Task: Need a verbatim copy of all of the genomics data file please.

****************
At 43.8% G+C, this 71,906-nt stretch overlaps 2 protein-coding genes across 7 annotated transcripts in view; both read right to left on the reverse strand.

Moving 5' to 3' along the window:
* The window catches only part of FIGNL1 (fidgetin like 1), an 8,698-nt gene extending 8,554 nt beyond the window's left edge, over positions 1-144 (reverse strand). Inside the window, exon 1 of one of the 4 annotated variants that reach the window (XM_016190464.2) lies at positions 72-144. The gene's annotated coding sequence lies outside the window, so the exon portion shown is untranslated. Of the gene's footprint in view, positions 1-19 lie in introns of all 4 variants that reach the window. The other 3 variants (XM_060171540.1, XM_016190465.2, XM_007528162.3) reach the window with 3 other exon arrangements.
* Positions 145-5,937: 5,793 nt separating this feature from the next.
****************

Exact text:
At 43.8% G+C, this 71,906-nt stretch overlaps 2 protein-coding genes across 7 annotated transcripts in view; both read right to left on the reverse strand.

Moving 5' to 3' along the window:
* The window catches only part of FIGNL1 (fidgetin like 1), an 8,698-nt gene extending 8,554 nt beyond the window's left edge, over positions 1-144 (reverse strand). Inside the window, exon 1 of one of the 4 annotated variants that reach the window (XM_016190464.2) lies at positions 72-144. The gene's annotated coding sequence lies outside the window, so the exon portion shown is untranslated. Of the gene's footprint in view, positions 1-19 lie in introns of all 4 variants that reach the window. The other 3 variants (XM_060171540.1, XM_016190465.2, XM_007528162.3) reach the window with 3 other exon arrangements.
* Positions 145-5,937: 5,793 nt separating this feature from the next.